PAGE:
Tag Archives: Digital Teaching Tools

Remote Learning with American Studies

By Carolyn Blume, Andreas Hübner, Michaela Keck

With this fifth blog, we are com­ing to the end or our series on dig­i­tal teach­ing tools. We hope that you’ve been inspired by some of the Amer­i­can Stud­ies links rang­ing from the heart-warm­ing and hilar­i­ous antics of humans and ani­mals to the more schol­ar­ly posts on Aca­d­e­m­ic Earth.

Make Way for Duck­lings by Nan­cy Schön in Boston Pub­lic Garden
Google Lit Trips
By Carolyn Blume

“Trav­el is fatal to prej­u­dice, big­otry, and nar­row-mind­ed­ness.” Mark Twain

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Keep calm and follow the news

By Joannis Kaliampos

As Amer­i­can stud­ies and for­eign lan­guage edu­ca­tion schol­ars, we some­times tend to over­look the vast demand for teach­able online resources out­side of acad­e­mia. My work in the transat­lantic blend­ed-learn­ing edu­ca­tion ini­tia­tive Teach About U.S. has helped me to estab­lish long-stand­ing rela­tion­ships with high school teach­ers and edu­ca­tors in Ger­many and the Unit­ed States. Amid the cur­rent glob­al health cri­sis, these teach­ers are step­ping up to sup­port their stu­dents and find nov­el ways to engage them in edu­ca­tion­al activ­i­ties while they strug­gle with ‘the new nor­mal’ dur­ing the pandemic.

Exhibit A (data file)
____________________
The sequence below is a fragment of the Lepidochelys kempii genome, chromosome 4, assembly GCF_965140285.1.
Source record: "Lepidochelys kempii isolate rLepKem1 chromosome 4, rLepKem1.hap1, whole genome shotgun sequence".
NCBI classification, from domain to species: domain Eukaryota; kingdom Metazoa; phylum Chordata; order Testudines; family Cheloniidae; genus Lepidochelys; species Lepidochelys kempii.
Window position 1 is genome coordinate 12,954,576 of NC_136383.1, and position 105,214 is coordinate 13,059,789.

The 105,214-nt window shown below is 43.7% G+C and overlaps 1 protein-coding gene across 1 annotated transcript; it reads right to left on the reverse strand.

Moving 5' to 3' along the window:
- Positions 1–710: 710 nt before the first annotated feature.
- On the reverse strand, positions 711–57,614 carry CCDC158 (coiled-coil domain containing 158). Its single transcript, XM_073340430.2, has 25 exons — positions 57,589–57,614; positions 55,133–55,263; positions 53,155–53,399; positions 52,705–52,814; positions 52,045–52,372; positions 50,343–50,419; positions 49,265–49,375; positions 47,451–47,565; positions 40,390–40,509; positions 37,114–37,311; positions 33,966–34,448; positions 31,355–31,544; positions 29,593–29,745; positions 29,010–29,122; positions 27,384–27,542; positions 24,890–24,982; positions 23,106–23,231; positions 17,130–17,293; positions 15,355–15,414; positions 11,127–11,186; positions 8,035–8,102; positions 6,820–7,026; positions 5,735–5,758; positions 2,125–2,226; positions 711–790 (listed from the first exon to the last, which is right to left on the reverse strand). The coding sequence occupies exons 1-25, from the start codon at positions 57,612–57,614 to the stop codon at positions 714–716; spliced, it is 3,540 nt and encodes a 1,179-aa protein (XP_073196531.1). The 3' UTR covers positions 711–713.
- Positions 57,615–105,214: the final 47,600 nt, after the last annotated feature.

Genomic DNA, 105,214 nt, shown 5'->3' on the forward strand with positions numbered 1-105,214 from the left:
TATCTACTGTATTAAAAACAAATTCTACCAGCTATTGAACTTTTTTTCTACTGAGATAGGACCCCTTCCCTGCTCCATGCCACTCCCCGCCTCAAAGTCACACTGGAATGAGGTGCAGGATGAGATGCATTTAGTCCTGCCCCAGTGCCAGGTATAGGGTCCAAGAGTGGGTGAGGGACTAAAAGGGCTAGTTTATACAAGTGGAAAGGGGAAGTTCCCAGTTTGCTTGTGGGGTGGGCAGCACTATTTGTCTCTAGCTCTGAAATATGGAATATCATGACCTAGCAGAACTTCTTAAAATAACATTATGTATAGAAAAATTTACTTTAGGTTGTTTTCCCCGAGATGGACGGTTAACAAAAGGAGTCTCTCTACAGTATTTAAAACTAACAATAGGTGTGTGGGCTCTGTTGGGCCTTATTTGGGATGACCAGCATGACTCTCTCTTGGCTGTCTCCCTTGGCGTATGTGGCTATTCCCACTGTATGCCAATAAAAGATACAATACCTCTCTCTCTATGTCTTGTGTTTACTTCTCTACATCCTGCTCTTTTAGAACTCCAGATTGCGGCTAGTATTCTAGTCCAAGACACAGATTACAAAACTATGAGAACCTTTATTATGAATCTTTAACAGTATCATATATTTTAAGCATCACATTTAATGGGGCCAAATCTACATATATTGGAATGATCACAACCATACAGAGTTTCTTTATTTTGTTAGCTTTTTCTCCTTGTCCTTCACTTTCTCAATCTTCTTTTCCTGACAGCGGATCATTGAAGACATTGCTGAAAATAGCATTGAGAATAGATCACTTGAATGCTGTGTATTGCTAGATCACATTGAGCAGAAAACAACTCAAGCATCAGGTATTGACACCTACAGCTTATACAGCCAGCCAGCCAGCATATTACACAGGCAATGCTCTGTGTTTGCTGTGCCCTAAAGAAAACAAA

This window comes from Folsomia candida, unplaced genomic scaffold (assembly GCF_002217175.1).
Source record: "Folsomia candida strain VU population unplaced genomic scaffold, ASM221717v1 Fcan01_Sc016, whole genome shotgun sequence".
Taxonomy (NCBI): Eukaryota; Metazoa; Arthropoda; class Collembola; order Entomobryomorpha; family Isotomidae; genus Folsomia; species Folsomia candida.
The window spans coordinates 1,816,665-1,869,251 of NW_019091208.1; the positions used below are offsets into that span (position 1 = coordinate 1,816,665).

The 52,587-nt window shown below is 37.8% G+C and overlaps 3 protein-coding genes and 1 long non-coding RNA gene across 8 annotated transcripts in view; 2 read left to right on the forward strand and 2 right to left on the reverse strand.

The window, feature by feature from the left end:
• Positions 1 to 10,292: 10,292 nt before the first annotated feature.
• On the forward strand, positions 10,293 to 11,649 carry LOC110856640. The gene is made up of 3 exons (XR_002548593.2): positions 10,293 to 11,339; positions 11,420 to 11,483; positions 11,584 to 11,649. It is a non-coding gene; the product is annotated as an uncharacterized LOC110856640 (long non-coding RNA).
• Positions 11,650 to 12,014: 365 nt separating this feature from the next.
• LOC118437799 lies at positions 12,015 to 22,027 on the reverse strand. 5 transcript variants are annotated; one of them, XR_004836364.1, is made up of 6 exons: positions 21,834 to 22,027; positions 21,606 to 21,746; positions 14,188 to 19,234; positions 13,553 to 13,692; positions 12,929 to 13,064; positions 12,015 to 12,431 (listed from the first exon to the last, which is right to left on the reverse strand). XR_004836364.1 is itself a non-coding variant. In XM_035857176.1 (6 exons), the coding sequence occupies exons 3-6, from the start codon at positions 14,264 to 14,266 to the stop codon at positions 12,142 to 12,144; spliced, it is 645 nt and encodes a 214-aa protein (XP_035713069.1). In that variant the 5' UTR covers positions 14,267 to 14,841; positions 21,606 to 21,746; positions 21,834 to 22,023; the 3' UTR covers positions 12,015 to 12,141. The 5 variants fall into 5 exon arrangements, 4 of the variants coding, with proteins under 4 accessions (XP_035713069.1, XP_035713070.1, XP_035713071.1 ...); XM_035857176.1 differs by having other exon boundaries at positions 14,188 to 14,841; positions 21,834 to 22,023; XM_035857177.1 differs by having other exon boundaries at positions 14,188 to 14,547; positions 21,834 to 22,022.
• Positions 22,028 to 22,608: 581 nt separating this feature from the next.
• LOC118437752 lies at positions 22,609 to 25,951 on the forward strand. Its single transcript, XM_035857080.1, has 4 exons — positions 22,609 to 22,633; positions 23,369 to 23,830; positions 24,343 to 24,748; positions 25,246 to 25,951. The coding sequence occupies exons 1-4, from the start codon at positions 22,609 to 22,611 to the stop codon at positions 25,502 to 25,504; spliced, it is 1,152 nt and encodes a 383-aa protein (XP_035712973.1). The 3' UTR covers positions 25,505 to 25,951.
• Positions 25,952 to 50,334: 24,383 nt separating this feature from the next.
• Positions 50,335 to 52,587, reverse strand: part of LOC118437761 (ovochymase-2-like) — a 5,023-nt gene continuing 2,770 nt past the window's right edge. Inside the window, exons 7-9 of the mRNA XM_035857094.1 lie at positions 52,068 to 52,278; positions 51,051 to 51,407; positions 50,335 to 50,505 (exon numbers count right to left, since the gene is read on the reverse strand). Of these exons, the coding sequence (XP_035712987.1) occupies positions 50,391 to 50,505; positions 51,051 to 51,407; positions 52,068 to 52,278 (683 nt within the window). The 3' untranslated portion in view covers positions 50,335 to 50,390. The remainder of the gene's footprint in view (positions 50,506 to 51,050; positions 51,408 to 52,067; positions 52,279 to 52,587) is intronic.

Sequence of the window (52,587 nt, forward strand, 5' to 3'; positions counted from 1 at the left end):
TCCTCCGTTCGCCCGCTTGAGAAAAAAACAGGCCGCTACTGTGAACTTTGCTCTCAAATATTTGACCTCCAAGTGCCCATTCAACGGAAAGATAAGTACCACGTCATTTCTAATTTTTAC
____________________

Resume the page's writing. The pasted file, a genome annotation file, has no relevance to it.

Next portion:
As schools have been shut down for weeks, many of these col­leagues have reached out to us, seek­ing advice on edu­ca­tion­al tech­nol­o­gy and its imple­men­ta­tion. All too often, they are pushed to cre­ate makeshift solu­tions as their school servers are over­whelmed with the sud­den spike in user demand. Many col­leagues have shared their expe­ri­ence of set­ting up pri­vate chat and social media groups to share assign­ments and edu­ca­tion­al resources, unsure whether this may vio­late school and state rules.

With mis­in­for­ma­tion about the coro­n­avirus on the rise, a his­toric pres­i­den­tial elec­tion cam­paign in the Unit­ed States, and the press under attack from dif­fer­ent sides, I would like to share some of my favorite stu­dent-friend­ly news media as well as resources on media lit­er­a­cy for pri­ma­ry and sec­ondary school students.

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Digital American Studies – The ASB Editors’ Favorite Picks (Part I)

By Sabrina Völz

Cred­it: “Netiquette1” by Helen DeWaard

Every­one is writ­ing about the shift to dig­i­tal teach­ing in wake of the coro­n­avirus cri­sis. The focus on Twit­ter and diverse blogs seems to be main­ly on how to use var­i­ous con­fer­enc­ing and dig­i­tal tools, such as Zoom, Flip Grid, and Padlet. Since both Maria and I live in some­what rur­al areas with unbe­liev­ably poor inter­net con­nec­tions, com­plete home office is not a pos­si­bil­i­ty for us, and we are won­der­ing how many stu­dents will have prob­lems to use tools that require a high-speed inter­net con­nec­tion. Those stu­dents won’t have the oppor­tu­ni­ty, though, to make use of uni­ver­si­ty resources as we can. For that rea­son alone – and we are sure there are many oth­ers – most of the advice columns say to keep dig­i­tal class­es sim­ple and syn­chro­nous learn­ing lim­it­ed. We would, there­fore, like to offer our read­ers a few sug­ges­tions for the teach­ing of Amer­i­can Stud­ies that may ease the bur­den. Why re-cre­ate the wheel when you don’t need to?

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